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Programs What to study?

  1. Oct 19, 2016 #1
    Hey guys I am a senior headed to university
    I considering studying STEM. I am not sure what is the difference between applied mathematics, engineering physics and engineering. Within engineering what is the difference between electrical, mechanical and chemical? Which one is suitable for those interested in math and science? I was also thinking about computer science. Please share your thoughts. Any background information will be very useful as well.
    Thank you
     
  2. jcsd
  3. Oct 19, 2016 #2
    If you really struggle to chose study physics or maths. Most universities have a really broad maths and physics syllabus which will allow you to go into specific areas in STEM later! That's what I'm doing.

    You're at the same level as me so I recommend checking out my site and forum, would love to have you there if you're interested in STEM too!!

    http://planckti.me [Broken]
     
    Last edited by a moderator: May 8, 2017
  4. Oct 19, 2016 #3

    Student100

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    First two years of any of those degrees are basically the same, you should have time to pick a major after you've taken a few courses of each. Engineering physics degrees have a bit of a variance between schools, and whether they're accredited engineering degrees or not. If not, they're generally more like a physics degree, with some engineering courses mixed in. If they're accredited, they're generally like a engineering degree with some additional physics electives thrown in.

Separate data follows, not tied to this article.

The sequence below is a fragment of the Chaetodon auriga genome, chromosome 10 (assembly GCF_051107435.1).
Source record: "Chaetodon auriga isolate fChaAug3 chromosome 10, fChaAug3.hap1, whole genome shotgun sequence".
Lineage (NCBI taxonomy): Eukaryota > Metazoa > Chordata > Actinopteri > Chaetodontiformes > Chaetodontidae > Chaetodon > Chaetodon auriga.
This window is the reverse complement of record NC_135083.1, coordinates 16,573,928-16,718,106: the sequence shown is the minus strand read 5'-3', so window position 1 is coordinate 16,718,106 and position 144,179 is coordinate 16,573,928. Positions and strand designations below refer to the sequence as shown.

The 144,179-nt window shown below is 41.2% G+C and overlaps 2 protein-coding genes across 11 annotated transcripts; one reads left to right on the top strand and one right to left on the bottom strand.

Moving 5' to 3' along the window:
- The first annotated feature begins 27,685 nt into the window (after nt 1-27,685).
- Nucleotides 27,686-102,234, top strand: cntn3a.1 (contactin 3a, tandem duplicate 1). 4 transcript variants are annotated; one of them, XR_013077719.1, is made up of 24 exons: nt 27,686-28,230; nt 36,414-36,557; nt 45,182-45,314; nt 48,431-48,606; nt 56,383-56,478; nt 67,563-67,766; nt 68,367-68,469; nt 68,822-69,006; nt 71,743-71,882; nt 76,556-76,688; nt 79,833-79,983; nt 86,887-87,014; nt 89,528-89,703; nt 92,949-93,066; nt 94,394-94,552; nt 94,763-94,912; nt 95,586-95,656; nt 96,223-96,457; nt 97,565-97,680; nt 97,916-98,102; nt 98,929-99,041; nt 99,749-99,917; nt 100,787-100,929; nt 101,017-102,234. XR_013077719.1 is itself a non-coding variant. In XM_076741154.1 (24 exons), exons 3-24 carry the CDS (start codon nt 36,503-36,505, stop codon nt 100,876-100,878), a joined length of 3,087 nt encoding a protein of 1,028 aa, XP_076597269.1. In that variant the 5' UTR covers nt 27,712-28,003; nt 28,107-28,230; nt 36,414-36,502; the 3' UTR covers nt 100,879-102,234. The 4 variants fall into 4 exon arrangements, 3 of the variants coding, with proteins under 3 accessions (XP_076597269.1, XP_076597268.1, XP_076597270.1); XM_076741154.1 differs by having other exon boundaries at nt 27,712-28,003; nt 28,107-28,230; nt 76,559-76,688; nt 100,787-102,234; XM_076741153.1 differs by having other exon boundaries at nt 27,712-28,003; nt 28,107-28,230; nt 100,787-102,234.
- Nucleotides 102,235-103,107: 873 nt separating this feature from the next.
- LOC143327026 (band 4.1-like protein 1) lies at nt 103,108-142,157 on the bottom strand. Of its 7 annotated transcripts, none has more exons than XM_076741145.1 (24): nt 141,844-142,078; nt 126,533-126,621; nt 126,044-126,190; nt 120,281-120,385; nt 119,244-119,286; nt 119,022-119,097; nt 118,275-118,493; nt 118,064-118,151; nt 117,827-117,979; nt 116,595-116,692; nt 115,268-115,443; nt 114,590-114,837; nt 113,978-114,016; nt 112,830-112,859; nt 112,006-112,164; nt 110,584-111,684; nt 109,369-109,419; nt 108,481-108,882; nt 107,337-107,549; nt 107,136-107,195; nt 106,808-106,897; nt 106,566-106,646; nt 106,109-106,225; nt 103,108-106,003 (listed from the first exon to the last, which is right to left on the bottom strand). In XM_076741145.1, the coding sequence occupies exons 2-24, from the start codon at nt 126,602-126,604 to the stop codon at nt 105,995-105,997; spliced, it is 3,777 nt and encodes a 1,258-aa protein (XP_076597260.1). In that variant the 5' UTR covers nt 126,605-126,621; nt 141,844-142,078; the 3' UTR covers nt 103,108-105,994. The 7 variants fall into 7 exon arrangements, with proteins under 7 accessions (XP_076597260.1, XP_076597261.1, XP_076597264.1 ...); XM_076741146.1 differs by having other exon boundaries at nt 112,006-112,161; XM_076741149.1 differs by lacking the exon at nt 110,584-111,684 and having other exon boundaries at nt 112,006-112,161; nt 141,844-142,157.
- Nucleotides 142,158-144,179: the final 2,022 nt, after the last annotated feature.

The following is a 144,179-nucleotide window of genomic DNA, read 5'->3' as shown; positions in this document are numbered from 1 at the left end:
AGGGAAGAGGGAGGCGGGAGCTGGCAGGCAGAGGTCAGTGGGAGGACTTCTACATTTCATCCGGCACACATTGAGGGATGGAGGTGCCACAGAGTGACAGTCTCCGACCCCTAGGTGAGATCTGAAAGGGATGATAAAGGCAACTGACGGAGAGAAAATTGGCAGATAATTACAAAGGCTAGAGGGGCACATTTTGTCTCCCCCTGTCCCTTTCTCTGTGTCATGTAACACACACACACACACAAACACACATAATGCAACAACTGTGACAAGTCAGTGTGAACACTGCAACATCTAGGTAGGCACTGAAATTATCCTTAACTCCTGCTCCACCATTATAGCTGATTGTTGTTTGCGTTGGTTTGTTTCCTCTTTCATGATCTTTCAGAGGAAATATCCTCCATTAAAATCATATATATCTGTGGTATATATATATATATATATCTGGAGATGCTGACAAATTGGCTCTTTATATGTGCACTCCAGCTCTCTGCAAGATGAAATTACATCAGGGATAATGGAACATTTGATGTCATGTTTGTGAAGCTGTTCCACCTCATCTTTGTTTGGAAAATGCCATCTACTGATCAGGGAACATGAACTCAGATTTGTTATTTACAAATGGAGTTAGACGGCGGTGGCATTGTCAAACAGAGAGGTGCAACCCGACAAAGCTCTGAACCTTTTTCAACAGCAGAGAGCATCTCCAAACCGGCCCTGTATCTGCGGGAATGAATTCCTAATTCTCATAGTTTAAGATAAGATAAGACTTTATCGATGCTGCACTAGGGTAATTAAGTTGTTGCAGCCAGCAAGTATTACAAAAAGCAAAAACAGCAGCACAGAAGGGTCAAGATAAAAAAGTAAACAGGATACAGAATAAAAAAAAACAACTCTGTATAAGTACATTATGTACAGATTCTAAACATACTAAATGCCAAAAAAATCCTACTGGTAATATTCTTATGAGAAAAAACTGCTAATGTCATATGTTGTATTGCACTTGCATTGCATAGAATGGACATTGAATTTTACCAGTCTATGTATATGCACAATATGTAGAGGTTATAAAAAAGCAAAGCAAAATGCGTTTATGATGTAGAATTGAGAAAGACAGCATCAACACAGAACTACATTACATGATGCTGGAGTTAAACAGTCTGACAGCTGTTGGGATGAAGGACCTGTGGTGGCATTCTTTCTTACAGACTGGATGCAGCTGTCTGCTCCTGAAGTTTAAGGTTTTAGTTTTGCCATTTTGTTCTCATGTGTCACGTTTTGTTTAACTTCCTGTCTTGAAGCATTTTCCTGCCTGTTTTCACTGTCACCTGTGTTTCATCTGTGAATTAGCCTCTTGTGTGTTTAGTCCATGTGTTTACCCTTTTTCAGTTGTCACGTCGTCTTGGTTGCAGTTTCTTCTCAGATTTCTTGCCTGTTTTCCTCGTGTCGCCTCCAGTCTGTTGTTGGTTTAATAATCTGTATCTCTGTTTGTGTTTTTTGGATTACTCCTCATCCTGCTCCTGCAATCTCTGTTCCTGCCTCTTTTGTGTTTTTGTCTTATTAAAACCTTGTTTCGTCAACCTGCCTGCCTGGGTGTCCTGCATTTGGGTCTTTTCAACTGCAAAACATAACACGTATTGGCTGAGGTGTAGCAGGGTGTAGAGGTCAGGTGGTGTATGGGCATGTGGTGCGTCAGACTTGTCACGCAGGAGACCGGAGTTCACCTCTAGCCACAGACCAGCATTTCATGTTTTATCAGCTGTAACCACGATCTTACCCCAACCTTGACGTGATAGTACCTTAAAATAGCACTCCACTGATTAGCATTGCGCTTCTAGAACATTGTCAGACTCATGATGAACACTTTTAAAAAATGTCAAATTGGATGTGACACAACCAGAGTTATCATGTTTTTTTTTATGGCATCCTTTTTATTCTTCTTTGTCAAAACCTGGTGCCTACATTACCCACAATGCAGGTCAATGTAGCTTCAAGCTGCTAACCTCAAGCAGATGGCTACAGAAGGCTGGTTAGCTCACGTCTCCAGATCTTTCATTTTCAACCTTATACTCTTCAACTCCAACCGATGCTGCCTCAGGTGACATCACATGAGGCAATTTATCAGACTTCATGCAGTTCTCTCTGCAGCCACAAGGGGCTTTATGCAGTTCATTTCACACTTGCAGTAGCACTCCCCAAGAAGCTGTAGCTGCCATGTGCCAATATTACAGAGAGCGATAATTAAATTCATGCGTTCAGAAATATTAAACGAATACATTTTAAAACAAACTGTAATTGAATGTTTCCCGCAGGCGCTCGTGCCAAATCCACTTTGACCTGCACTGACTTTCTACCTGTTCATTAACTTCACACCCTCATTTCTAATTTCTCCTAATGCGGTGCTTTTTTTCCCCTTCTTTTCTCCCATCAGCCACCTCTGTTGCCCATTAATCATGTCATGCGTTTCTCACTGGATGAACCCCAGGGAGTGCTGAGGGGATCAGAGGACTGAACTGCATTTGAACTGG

All are suitable to people who like math and science. The differences between engineering degrees primary deals with what systems you'll be working with. Mechanical engineering is more interested in materials science and mechanics, electrical is more interested in electromagnetism and circuit design, chemical, I have no real idea beyond my limited experience dealing with them in areas of materials science.
     
  5. Oct 20, 2016 #4
    Electrical engineering is about applying electricity to do things and that can range from really high power applications such as power transmission to really low power things like electronics. Mechanical engineering is about mechanical devices. Chemistry is about studying how chemicals work, but don't forget about chemical engineering which I would imagine is developing practical chemical products. Whichever one is most suitable depends on which one of these applications you like the most.
     
  6. Oct 20, 2016 #5

    symbolipoint

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    Make an initial choice that will expose you to all of them: Engineering. This major field will require you study certain courses in Mathematics (through at least first three semesters of Caclulus + Analytic Geometry), Physics (fundamental three courses on Mechanics, Electricity & Magnetism, "Modern Physics"), and at least one introductory computer programming course, which likely is not really enough.
     
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